Aircraft turn mechanics and bank angle classifications
Air aircraft makes turns by tilting its wings to change direction both horizontally and vertically.
The turns and steepness of the turns can be classified as “bank angles” with the most common turn angle to be a medium bank with an angle of 30 degrees.
there are three primary “bank angles” which represent varying degrees of “bank”
- Shallow Bank Angle (around 20 degrees or less)
The aileron and rudder pressure will need to held into the turn to keep the aircraft from rolling out of the turn.
- Medium Bank Angle (around 20 degrees to 45 degrees)
At this bank, the aircraft will usually maintain a constant bank with little aileron or rudder pressure.
- Steep Bank Angle (greater than around 45 degrees)
At a steep bank, opposite aileron and rudder pressure will be needed to prevent the aircraft from continuing to roll into a sleeper angle.
Making Level Turns
In order to make a “level altitude turn”, all three flight controls will need to be used together to coordinate the turn. Just as described before, simultaneously move the control panel into the turn direction while applying rudder pressure in the same direction as well as adding back pressure to the control wheel as the bank increases. This will counteract the adverse yaw as well as to compensate for a loss of vertical lift which will result in an increased angle of attack and a small loss of airspeed.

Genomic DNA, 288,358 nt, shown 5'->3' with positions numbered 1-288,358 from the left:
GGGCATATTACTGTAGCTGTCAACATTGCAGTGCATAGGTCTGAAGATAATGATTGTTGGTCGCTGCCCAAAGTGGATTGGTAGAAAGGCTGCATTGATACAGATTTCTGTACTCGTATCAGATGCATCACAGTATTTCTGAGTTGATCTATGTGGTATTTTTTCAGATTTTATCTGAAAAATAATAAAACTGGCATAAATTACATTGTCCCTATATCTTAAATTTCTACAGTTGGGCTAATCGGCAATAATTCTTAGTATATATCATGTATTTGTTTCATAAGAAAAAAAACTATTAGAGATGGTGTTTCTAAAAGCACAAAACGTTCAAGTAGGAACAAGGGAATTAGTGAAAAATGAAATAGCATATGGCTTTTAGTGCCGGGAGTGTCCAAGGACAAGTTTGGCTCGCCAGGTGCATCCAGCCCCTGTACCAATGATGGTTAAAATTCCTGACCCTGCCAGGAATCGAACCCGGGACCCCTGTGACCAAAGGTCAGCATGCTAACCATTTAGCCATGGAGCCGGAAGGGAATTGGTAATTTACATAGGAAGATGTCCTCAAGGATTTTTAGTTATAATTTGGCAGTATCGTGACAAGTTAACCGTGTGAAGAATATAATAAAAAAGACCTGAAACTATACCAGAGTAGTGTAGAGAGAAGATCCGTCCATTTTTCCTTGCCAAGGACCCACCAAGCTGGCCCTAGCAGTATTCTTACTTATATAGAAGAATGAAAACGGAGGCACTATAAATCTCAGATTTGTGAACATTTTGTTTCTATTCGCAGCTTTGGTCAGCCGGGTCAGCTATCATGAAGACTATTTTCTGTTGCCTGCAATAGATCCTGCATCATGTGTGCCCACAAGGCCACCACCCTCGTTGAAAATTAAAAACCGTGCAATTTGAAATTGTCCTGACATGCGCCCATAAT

Making Shallow Banked Turns
Very light control wheel pressure is needed to make and maintain a shallow bank turn and the aircraft will try to revert back to level with the bank angle decreasing if not enough control wheel pressure is applied.
Making Medium Banked Turns
For a medium banked, level altitude turn, continuing to hold control wheel pressure will continue to increase the bank angle. Once the desired bank angle is reached, the ailerons and rudder should be neutralized as to not further increase the bank angle. Once you are established in a medium bank, the aircraft will continue in a medium bank provided the ailerons and rudder are in the neutral position.
Back pressure will need to be applied to prevent the loss of altitude due to a loss of vertical lift.
Making Steep Banked Turns
Overbanking is a tendency during steep banked turns because the outside wing flies a bigger arc and travels a greater distance than the inside wing. Also, the outside wing has more airspeed which produces more lift.
Since the outside wing is moving faster than the inside wing, the bank angle will continue to increase even if the rudder controls and aileron controls are neutralized. In order to prevent this “overbanking” opposite aileron and rudder pressure needs to be applied.
Tips for Rolling out of a Turn
You want to start rolling out of a turn when you are about half of the bank angle away from the desired heading, so if you are making a 30 degree banked turn, you will want to start rolling out of the turn about 15 degrees before the desired heading.
Once you have reached the desired heading, you will need to level the aircraft off by applying opposite rudder and aileron pressures to return the aircraft back to level position. Additionally, as you start rolling out of a turn, you will want to gradually decrease the extra back pressure that was applied to the control wheel as the bank angle decreases so that the aircraft doest not continue to increase in altitude. Once the aircraft is back level, the controls will need to be neutralized.